Pattaya Memoires 9
10. Emerald Tour (2)
I got up at 7 in the morning, packed my stuff and had breakfast in the Bangkok Center Hotel after which I ordered a taxi. The taxi took me to the Bangkok Palace Hotel where I was about to meet my fellow travel companions from Holland. I arrived in Bangkok 2 days before them and I wondered why the Dutch travel agency did not suggest to me to stay in the Bangkok Palace Hotel right away, instead of in the Bangkok Center Hotel. Whatever. After all it wasn't that important and most important was that I got there in time and we could kick off. When I arrived at the Bangkok Palace Hotel I immediately noticed that this was a more upmarket place. The lobby was really nice and security was everywhere. I asked one of the clerks if the Dutch people had arrived already. He told me the tour guide called the hotel to say that the group would be half an hour late. No problem, the clerk showed me a chair where I could wait.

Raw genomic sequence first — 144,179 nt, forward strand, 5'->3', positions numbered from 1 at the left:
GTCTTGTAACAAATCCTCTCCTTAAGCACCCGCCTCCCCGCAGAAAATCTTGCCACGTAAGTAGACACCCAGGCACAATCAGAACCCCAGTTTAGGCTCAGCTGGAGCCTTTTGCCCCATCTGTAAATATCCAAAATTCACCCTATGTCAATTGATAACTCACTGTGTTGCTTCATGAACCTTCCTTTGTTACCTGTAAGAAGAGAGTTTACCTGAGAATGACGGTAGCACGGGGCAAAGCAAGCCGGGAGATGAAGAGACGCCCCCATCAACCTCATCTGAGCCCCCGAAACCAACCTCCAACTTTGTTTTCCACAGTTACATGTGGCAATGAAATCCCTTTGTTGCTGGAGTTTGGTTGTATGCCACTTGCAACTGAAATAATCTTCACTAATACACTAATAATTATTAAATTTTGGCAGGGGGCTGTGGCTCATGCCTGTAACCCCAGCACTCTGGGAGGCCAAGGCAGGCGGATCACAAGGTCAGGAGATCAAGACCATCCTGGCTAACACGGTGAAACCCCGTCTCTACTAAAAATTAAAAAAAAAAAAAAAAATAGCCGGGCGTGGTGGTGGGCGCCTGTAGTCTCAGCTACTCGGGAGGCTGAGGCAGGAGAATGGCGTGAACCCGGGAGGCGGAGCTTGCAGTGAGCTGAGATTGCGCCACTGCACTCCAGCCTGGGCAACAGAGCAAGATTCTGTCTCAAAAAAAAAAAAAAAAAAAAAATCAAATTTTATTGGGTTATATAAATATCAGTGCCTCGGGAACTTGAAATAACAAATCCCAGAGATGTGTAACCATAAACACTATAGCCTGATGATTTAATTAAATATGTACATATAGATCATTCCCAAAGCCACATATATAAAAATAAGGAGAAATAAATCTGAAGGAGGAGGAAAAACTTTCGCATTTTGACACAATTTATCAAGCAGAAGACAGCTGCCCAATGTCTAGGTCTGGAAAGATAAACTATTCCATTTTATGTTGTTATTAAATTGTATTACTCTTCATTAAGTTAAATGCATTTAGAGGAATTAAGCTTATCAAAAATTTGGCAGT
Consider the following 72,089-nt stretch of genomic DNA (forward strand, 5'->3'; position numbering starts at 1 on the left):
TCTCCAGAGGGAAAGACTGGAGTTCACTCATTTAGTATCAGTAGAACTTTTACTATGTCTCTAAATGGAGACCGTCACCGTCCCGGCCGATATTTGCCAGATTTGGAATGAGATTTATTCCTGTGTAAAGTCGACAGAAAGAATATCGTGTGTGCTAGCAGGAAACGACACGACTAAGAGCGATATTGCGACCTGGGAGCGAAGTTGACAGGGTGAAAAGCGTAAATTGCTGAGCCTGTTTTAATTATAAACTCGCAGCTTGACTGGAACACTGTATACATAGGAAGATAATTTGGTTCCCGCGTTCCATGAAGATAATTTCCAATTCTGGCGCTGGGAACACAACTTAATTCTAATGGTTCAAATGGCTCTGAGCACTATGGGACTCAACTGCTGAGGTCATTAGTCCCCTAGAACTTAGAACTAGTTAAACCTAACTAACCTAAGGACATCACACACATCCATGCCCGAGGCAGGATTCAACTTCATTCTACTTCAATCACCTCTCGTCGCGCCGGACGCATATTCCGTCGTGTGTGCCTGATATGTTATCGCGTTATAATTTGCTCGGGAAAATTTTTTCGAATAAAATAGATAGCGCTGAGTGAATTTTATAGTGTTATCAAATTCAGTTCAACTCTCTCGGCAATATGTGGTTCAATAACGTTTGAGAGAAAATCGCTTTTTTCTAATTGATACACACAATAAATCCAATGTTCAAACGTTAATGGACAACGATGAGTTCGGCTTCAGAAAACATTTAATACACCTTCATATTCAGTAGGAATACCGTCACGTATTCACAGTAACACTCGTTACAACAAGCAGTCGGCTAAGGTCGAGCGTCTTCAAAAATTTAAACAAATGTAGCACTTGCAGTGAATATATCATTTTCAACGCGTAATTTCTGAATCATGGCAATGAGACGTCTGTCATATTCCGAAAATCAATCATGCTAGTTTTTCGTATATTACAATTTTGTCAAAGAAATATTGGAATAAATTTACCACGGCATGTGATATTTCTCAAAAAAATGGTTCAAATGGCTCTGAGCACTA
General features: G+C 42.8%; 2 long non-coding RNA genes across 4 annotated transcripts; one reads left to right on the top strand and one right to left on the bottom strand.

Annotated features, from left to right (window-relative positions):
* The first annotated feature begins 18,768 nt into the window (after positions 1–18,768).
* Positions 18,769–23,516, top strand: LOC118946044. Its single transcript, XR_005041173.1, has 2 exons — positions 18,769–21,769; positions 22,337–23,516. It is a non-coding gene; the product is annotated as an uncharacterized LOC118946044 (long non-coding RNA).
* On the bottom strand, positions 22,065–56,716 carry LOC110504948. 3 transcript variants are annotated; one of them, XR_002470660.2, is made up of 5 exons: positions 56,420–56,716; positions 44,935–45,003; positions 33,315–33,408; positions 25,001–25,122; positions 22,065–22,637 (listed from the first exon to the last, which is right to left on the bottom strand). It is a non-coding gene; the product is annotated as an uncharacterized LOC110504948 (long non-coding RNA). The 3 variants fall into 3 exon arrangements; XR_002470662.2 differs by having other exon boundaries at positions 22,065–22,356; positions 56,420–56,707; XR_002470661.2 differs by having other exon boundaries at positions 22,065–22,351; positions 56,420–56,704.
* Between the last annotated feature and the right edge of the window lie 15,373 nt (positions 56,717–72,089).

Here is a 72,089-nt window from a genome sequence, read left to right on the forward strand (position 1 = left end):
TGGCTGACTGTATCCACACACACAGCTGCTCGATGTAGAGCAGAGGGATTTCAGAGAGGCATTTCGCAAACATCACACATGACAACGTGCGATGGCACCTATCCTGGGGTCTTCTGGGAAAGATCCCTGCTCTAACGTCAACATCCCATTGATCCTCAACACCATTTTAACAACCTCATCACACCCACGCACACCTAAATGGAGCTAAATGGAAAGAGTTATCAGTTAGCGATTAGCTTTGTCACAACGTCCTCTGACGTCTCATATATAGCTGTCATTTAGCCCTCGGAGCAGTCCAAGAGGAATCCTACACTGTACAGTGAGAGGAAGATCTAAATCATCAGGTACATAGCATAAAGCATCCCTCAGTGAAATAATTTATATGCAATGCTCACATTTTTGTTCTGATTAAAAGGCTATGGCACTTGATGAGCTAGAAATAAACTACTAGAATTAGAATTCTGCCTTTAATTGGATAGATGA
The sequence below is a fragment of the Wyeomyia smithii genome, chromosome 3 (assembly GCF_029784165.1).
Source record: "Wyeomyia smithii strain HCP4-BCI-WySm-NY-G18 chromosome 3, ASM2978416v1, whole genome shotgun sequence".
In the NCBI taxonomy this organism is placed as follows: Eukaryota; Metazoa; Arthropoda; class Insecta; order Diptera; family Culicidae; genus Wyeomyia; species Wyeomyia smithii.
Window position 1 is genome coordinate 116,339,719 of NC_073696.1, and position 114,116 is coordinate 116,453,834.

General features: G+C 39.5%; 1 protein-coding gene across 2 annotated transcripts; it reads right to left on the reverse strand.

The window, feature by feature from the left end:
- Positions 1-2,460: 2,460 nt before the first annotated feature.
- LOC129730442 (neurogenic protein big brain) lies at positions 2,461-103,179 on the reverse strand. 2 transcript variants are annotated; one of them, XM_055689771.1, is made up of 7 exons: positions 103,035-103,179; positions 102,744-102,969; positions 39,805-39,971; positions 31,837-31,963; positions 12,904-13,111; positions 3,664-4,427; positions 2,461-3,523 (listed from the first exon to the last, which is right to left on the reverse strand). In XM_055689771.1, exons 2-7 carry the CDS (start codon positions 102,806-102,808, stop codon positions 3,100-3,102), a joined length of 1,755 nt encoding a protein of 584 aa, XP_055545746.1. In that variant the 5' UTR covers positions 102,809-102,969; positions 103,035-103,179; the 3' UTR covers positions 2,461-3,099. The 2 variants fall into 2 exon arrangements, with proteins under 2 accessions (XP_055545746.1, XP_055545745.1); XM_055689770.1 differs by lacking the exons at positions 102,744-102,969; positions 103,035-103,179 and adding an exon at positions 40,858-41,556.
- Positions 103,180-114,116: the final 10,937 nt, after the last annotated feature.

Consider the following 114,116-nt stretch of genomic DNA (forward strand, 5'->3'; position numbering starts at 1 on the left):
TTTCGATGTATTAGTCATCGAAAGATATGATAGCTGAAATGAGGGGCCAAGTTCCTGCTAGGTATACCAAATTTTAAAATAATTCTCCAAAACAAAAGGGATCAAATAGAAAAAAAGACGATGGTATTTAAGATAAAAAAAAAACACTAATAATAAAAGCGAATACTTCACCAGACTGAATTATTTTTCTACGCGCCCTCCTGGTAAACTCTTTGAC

After an hour or so the Dutchies were finally there, the clerk came over and told me I was waiting for the bunch that now entered the Hotel. A bold man with a moustache, about 45 years old, talked to a girl behind the reception desk and I saw them both looking my way. The man came over to me followed by the group of 19 people. He shook my hand and introduced himself as Ruud. He would be our tour guide for the next 3 weeks. I introduced myself as well. I also met our Thai tour guide. I don't remember his name, but he said that everybody called him "Joe". The other people in the group however did not care about me and did not bother at all to say hello nor even look at me. They just walked beside me like I wasn't even there. The last man in the row however stopped, shook my hand, smiled and said : "Nice to meet you, I am Frank from The Hague in Holland. You must be the Belgian guy we were supposed to catch up with here in Bangkok?". He was a very big man, I estimated more than 2 meters high and he was 33 years old. I liked this guy from the start. He was the only one who cared to greet me, was very sympathetic and I had a strange feeling I would get along quite well with this person. We followed the tour guide to some kind of small auditorium where we were briefed about where we were going and what we were about to do over the coming weeks. This allowed me to take a look at my fellow travellers who were all single as this was a trip uniquely for single people. As far as the women were concerned, it was a true disaster! Most of them were fat and / or ugly. There were even 2 single women of about 80 years old! There was no age limit for the Emerald Tour, the organization just stated you should be healthy and "in shape", yeah right… Of course these were single women as their husbands and kids probably died a few centuries ago. There were also 2 not too bad looking blondes who apparently knew each other already. Later I would learn that they were a lesbian couple from Rotterdam. They also worked together : they both were police officers! Dutch traffic police. A few women looked and sounded like they came straight out of the movie "The sound of Music", indeed, they resembled nuns in every way, they looked like nuns, sounded like nuns, dressed like nuns and behaved like nuns!! The single men were not much better. A couple of old guys and some guys you know you will never ever have fun with : guys who never drink any alcohol, do not care about women, go to bed early, do everything the guide says etc. You know the type : boring, boring, boring. If you saw them you would not wonder for more than 1 second why these guys are single. I thanked the Lord Buddha that Frank was also on this trip. I told Frank not to care too much about the quality of the Dutch women on the trip, as the local women were a lot prettier and many of them fancy Westerners. Frank had never before to Thailand but he seemed to know a lot about the country. He works as chief accountant for a company in the Netherlands that imports shoes. On of the bigger suppliers of this company was based in Thailand, so some colleagues of Frank had already been to Bangkok and apparently told him fantastic stories about the city, the customs and of course, the women, or should we say the bargirls, because Frank told me his colleagues were welcomed in a "very personal way", but that is their story, not mine. After the briefing it was lunch time and we went to the restaurant up the Baiyoke tower. The view was fantastic and the food great. The food is served in buffet style. There is Thai and Western food, all you can eat for, I believe, 400 baht or so. After lunch we went outside to the spinning platform on top of the tower to take some pictures.